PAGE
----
The Council of District Merchants Associations, a coalition of small business groups from a number of San Francisco neighbors, recently endorsed it.
“Letting people live on the street is inhumane,” Maryo Mogannam, president of the council, told the Examiner. “We’re a first class city in a first world country. People deserve better.”
But Friedenbach argued that focusing on temporary shelter like tents is just the wrong strategy. She said places like New York City that have a “shelter for all policy” spend too much of their funding on emergency shelter, where people get stuck, and not enough on permanent housing.
“We think the legislation should be killed,” Friedenbach told the Examiner. “We can continue having an appropriate number of safe sleeping villages without putting all our eggs in the tent basket, while using available dollars instead for housing at a cheaper per person cost.”
The exact cost of Mandelman’s proposal is hard to pin down.
In the midst of the pandemic, The City has operated six so-called “Safe Sleeping Villages,” which annually would cost about $18.2 million, according to a new financial report on the proposal by the budget analyst. That breaks down to an average of about $190 per night per tent or $69,374 per year per tent. Costs vary by site from between $131 to $271 per person per night, the report said.
Mandelman’s legislation does not require the sites to come with all the services the existing sites do, such as on-site clinical, medical or social services. Without those onsite services his proposal is estimated to cost an average of $93 per tent per night, or $2,778 per person per month, the report said. However, a lack of services could result in a poorly run site that would need to be closed, as happened in some trials, city officials said.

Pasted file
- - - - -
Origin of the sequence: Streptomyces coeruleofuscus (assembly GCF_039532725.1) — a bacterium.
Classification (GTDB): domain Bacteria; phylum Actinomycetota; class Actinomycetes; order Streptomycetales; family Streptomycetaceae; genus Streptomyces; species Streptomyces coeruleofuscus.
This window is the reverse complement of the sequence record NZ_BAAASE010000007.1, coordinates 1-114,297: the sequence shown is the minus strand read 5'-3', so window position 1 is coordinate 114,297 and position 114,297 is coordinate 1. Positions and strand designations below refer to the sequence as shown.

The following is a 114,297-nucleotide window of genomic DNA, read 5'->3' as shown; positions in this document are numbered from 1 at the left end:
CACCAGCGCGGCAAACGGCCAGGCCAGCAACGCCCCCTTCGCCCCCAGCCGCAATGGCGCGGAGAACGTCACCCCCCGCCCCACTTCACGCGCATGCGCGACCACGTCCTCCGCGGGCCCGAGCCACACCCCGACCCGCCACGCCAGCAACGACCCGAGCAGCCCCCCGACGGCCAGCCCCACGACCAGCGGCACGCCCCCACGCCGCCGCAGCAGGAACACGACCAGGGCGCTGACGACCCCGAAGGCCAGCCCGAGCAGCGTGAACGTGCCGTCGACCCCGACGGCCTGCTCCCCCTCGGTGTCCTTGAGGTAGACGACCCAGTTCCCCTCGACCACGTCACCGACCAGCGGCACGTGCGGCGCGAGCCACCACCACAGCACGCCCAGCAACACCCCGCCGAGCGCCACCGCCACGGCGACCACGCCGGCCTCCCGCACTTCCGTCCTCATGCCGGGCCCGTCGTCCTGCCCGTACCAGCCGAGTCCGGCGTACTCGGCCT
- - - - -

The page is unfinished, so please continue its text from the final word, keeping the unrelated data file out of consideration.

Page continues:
Another variable is how many people the sites would need to serve. The department has previously estimated it could range from 500 to as many as 5,000.
That would mean Mandelman’s proposal could cost anywhere between $16.9 million for 500 people to $169 million for 5,000 persons, the report found. And that’s not including items like transportation to the sites, harm reduction and other on-site support services. The current model being used for Safe Sleeping Villages, with the services included, would range from about $34.7 million to $346.9 million.
“We need more analysis from HSH about how to do this,” Mandelman said.
He believes that The City could figure out a successful model inclusive of some services with per night per tent costs at around $100. And he said creating a network of sites for a capacity of 1,000 would improve conditions on the streets, putting the estimate at about $40 million annually.
A city tally of homeless tents and structures as of February found there were 501 across San Francisco.
Mandelman said it would be “well worth tens of millions of dollars to actually have shelter options for people and be able to end street camping.”
“This is a goal that San Francisco has never set for itself,” he said.